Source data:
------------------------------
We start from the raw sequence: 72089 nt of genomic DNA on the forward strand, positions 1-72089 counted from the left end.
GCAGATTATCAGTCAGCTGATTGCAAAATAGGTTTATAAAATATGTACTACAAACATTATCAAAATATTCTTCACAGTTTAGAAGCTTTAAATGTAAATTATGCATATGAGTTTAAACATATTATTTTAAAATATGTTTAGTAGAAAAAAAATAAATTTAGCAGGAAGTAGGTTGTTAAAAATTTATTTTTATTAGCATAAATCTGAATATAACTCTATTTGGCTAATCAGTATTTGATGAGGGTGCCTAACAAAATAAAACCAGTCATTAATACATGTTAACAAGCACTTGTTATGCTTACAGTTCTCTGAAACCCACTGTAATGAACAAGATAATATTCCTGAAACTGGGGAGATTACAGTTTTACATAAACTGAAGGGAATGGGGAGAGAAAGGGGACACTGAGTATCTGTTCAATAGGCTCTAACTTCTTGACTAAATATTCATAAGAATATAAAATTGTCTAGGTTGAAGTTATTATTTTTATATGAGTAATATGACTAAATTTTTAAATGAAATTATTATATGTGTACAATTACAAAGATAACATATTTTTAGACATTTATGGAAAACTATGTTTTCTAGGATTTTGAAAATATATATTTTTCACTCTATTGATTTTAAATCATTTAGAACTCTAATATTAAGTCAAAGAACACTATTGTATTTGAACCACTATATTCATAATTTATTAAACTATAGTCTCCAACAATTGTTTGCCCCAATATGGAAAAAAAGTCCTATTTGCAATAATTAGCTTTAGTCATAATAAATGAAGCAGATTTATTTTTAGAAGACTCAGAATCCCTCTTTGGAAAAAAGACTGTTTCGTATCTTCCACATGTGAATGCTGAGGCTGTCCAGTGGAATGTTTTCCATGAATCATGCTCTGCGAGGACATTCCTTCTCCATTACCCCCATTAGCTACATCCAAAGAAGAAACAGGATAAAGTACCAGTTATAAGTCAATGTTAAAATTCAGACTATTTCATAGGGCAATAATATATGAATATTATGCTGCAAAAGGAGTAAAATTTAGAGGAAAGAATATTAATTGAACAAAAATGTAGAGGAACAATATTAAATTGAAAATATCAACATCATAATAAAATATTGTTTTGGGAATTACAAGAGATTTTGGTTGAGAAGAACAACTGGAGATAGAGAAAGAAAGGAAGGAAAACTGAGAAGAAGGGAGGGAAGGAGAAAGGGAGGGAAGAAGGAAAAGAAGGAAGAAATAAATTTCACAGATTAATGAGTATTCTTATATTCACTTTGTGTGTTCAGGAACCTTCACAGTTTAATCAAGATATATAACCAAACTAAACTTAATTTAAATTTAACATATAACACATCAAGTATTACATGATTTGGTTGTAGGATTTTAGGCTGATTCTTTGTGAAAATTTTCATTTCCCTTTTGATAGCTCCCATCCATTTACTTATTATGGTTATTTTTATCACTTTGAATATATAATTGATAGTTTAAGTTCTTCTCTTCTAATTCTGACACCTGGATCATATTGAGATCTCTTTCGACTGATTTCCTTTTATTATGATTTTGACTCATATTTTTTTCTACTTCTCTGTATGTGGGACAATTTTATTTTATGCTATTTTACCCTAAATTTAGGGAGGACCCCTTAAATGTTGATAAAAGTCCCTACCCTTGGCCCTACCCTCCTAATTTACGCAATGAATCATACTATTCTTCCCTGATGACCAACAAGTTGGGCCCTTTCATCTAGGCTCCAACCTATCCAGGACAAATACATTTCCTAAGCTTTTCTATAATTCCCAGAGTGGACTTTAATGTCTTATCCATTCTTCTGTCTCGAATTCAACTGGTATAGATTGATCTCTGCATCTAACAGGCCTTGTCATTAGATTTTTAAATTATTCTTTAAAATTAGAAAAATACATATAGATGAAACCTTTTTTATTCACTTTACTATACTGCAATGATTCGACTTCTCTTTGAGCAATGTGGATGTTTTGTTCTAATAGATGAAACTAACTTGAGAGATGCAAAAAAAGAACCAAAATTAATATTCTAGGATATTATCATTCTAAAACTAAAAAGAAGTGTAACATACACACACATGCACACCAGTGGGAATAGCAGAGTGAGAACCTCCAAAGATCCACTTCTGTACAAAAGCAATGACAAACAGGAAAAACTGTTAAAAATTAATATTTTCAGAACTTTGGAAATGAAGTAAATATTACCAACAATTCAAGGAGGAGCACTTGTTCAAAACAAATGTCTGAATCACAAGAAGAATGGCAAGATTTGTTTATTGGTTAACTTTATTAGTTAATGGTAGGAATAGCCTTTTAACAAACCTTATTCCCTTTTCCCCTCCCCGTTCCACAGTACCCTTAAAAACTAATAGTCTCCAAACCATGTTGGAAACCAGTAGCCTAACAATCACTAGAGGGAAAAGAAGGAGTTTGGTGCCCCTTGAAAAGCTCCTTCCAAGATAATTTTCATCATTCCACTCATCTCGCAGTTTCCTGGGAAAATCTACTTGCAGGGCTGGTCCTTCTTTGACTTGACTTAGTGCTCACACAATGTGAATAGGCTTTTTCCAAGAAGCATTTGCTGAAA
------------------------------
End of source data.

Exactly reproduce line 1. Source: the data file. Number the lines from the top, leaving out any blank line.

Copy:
We start from the raw sequence: 72089 nt of genomic DNA on the forward strand, positions 1-72089 counted from the left end.